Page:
Tuesday, January 5, 2010

Cyber-reflections (nothing original here)

In a sentence, a late-evening quickie, here's a true, first-person story:

Malcolm's American son-in-law, over for the Christmas vacation, expressed interest in Number 3 daughter's iPhone. [New readers start here: she otherwise is the Pert Young Piece.]

This, to say the least, involved a leap of the imagination:
  • Redfellow Hovel is an all-Mac household.
  • The Noo Joisey affiliation is not ... or rather, was not, until Number 1 daughter suddenly acquired a 17-inch MacPro. Obviously, things were happening.
  • The American son-in-law was, until lately, a dyed-in-the-wool corporation man: standard combat-issue Dell lap-top and Blackberry.
So why the change of view? Well, there's this:

That's two definite front-runners, a couple of also-rans, and the MS empire nowhere.

Meanwhile, over at macobserver.com, Malcolm finds Bryan Chaffin rubbing salt into the gaping wound:
In a few short years, the company has gone from being a scary-ass giant that seemed certain to drown the tech world in a sea of mediocrity to an embarrassing old uncle with lots of money and dreams of faded glory shambling along in a pantomime of his past accomplishments.

Big Redmond -- and that analogy to IBM and its age of dominance no longer seems as apt as it once did -- is still dominant in PC operating systems, but who cares? The world, including Microsoft, follows what Apple is doing, leaving the company in the driver's seat in the PC world, even with its tiny, but growing, market share.

Microsoft is a bit player in the world of online music downloads and digital media devices, and is increasingly becoming a has-been in smartphones, despite (or maybe because of) having been an early player in that space. The Xbox platform is doing well, though, so rock on there. I think the company may even be close to making back all the money it has spent on that project.

Bing may turn out OK, though I strongly doubt it will unseat Google as the search king. Indeed, I'll be surprised if Bing can become even a strong second to Google in that arena.
That's an extreme, even partial view; but there are germs of truth therein:
  • Windows 7 had to succeed, at least in numerical sales, because Vista had been such a dog. Corporations face a stark choice: stick with MS Windows 7 or commit to a huge re-equipment investment. In the present economic state, for most that was a no-brainer (those smaller, more agile companies who thought twice probably went Linux or Open Source at some point).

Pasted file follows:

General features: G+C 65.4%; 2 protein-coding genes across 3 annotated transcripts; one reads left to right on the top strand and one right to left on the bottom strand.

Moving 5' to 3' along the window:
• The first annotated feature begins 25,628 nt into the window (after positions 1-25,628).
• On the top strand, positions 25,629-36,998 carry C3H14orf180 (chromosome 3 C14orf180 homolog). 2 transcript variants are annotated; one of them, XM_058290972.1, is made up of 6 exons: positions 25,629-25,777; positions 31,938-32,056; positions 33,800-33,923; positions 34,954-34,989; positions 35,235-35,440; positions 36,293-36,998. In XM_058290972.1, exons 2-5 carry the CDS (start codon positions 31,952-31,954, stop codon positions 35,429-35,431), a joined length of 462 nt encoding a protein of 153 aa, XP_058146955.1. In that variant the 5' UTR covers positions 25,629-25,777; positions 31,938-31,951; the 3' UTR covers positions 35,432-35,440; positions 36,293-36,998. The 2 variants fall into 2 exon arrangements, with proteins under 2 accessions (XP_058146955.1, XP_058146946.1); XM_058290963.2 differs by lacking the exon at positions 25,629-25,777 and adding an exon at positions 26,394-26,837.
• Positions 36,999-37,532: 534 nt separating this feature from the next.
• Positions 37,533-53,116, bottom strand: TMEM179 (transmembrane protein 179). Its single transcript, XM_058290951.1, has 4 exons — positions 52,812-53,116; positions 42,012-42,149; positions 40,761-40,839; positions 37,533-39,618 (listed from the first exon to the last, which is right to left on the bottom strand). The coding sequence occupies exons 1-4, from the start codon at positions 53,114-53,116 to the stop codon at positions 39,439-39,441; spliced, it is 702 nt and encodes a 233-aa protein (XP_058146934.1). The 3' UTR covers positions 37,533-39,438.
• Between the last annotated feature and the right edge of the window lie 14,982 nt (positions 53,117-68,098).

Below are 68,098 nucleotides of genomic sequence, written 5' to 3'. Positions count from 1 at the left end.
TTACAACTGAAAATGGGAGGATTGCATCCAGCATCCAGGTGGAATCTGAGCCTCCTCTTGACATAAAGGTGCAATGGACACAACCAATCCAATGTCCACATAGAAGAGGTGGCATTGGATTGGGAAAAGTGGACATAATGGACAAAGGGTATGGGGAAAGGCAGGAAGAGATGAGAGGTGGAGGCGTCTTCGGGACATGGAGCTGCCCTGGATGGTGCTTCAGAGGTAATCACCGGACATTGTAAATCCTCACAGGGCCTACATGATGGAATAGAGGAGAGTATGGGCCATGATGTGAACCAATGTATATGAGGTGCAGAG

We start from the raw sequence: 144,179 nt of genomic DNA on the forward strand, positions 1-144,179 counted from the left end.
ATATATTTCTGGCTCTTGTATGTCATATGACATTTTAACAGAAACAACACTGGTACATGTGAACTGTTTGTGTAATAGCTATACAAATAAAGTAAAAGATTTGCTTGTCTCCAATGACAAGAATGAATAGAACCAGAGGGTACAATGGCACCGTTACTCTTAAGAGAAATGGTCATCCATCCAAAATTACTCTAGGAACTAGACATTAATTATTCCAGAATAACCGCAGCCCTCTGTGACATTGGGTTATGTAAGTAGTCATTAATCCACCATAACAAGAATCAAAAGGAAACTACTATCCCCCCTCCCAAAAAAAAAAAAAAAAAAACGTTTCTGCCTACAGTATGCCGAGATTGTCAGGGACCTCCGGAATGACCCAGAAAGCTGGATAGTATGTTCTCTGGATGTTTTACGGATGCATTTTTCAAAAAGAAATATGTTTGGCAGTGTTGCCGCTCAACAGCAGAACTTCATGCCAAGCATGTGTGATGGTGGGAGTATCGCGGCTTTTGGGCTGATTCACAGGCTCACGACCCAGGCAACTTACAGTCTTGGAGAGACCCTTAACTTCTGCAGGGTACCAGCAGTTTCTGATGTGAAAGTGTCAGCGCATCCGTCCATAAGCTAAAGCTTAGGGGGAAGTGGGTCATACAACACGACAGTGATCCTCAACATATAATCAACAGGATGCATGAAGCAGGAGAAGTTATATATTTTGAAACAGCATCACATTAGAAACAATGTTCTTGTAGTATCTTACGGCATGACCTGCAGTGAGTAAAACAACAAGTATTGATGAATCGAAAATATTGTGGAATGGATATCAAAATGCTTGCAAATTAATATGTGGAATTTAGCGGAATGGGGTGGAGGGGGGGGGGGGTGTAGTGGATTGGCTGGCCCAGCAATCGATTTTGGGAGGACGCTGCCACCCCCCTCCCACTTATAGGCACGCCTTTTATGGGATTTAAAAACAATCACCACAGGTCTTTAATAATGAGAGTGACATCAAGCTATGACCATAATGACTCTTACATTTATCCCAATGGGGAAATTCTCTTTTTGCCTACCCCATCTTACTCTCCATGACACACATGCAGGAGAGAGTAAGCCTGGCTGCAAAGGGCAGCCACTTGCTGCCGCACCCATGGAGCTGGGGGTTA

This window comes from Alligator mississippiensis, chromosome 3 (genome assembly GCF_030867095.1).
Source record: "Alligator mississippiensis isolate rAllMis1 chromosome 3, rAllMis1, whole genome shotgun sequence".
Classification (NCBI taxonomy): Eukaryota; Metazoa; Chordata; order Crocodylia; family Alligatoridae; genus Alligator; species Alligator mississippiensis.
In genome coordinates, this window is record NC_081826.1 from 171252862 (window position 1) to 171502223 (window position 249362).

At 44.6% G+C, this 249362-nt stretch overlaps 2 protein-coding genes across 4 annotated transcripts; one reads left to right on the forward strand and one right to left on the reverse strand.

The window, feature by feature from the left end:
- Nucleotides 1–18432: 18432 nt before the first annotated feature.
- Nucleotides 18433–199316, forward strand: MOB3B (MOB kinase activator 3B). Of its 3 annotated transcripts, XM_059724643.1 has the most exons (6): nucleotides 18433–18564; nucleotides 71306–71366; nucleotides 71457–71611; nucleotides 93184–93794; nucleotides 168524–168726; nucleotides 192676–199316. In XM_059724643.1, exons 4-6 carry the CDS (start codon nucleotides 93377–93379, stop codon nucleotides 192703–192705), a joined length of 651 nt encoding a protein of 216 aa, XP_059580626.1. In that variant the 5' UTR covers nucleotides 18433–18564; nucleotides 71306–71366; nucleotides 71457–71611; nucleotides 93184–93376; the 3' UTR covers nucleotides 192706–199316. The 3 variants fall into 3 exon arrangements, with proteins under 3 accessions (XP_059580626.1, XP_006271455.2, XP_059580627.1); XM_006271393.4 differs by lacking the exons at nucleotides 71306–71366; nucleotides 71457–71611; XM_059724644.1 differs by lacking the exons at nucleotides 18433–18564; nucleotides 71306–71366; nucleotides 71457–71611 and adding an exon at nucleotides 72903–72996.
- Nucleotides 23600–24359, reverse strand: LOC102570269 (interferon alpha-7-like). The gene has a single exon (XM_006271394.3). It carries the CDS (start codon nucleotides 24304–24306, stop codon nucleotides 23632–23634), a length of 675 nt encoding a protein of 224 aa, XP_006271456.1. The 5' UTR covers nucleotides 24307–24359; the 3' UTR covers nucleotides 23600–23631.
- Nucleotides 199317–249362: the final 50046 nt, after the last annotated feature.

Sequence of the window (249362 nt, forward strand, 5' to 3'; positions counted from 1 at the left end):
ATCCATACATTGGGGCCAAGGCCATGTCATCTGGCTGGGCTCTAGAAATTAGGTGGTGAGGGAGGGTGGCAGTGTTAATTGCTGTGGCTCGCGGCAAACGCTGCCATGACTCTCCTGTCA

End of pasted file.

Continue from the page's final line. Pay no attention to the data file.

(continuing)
• When a Microsoft executive, even one in the 51st State, mutters about Office 7 seeking to imitate MacOs 1.6, he is not mis-speaking. The MacOs desktop is the experience others want.
  • MacOS Leopard and Snow Leopard are mature, reliable, stable platforms. MacOS has transferred painlessly (well, painlessly for the end-user) to the iPhone, and (let us see) to the hypothetical iSlate. As the graph above shows, not many would say the same of the portings of MS Windows to mobile devices. Nor should we mention those appalling Tablets that were discounted and dumped wholesale on schools.
  • Apple has nailed the whole marketing operation to a degree that others must copy in the hope of emulation. The iTunes and iApps on-line phenomenon is quite staggering in its success, and the speed of its success. With it lies the opportunity to generate a whole on-demand provision of electronic content: news, films and entertainment, education, anything and everything that can be codified, pushed, transmitted, fed to a point of presence. The implications are staggering: at a single blow, the whole network of media come together in one potentiality. Only two corporations (Apple and Google) seem to have that sussed.
This is not the end of cyber-history:
All human things are subject to decay,
And when fate summons, monarchs must obey.
Thus John Dryden, putting the boot into a poetic rival around 1682-4. As IBM, and Microsoft, so, in due course, these present Colossi which bestride the world.

For the moment, though, Malcolm wishes he had sold all his earthly possessions and bought Apple stock at $13. Sphere: Related Content

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